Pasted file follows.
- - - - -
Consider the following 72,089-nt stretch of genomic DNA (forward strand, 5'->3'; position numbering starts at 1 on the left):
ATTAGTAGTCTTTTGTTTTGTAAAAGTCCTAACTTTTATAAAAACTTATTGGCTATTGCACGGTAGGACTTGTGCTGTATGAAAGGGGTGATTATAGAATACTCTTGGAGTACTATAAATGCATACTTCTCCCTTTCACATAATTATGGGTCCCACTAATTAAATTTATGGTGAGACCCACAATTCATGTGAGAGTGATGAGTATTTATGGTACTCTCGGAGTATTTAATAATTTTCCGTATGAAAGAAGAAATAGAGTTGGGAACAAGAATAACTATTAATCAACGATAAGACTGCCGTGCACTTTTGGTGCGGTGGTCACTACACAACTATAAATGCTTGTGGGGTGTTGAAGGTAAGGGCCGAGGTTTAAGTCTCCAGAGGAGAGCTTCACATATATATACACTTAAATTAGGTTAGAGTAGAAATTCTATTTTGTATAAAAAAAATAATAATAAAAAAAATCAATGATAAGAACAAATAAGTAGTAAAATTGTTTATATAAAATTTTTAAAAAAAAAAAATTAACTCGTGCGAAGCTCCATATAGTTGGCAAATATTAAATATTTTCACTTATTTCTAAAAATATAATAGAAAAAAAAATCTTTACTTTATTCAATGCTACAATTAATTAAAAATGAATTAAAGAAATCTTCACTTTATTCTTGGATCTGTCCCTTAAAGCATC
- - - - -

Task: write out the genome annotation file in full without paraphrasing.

Consider the following 72,089-nt stretch of genomic DNA (forward strand, 5'->3'; position numbering starts at 1 on the left):
ATTAGTAGTCTTTTGTTTTGTAAAAGTCCTAACTTTTATAAAAACTTATTGGCTATTGCACGGTAGGACTTGTGCTGTATGAAAGGGGTGATTATAGAATACTCTTGGAGTACTATAAATGCATACTTCTCCCTTTCACATAATTATGGGTCCCACTAATTAAATTTATGGTGAGACCCACAATTCATGTGAGAGTGATGAGTATTTATGGTACTCTCGGAGTATTTAATAATTTTCCGTATGAAAGAAGAAATAGAGTTGGGAACAAGAATAACTATTAATCAACGATAAGACTGCCGTGCACTTTTGGTGCGGTGGTCACTACACAACTATAAATGCTTGTGGGGTGTTGAAGGTAAGGGCCGAGGTTTAAGTCTCCAGAGGAGAGCTTCACATATATATACACTTAAATTAGGTTAGAGTAGAAATTCTATTTTGTATAAAAAAAATAATAATAAAAAAAATCAATGATAAGAACAAATAAGTAGTAAAATTGTTTATATAAAATTTTTAAAAAAAAAAAATTAACTCGTGCGAAGCTCCATATAGTTGGCAAATATTAAATATTTTCACTTATTTCTAAAAATATAATAGAAAAAAAAATCTTTACTTTATTCAATGCTACAATTAATTAAAAATGAATTAAAGAAATCTTCACTTTATTCTTGGATCTGTCCCTTAAAGCATC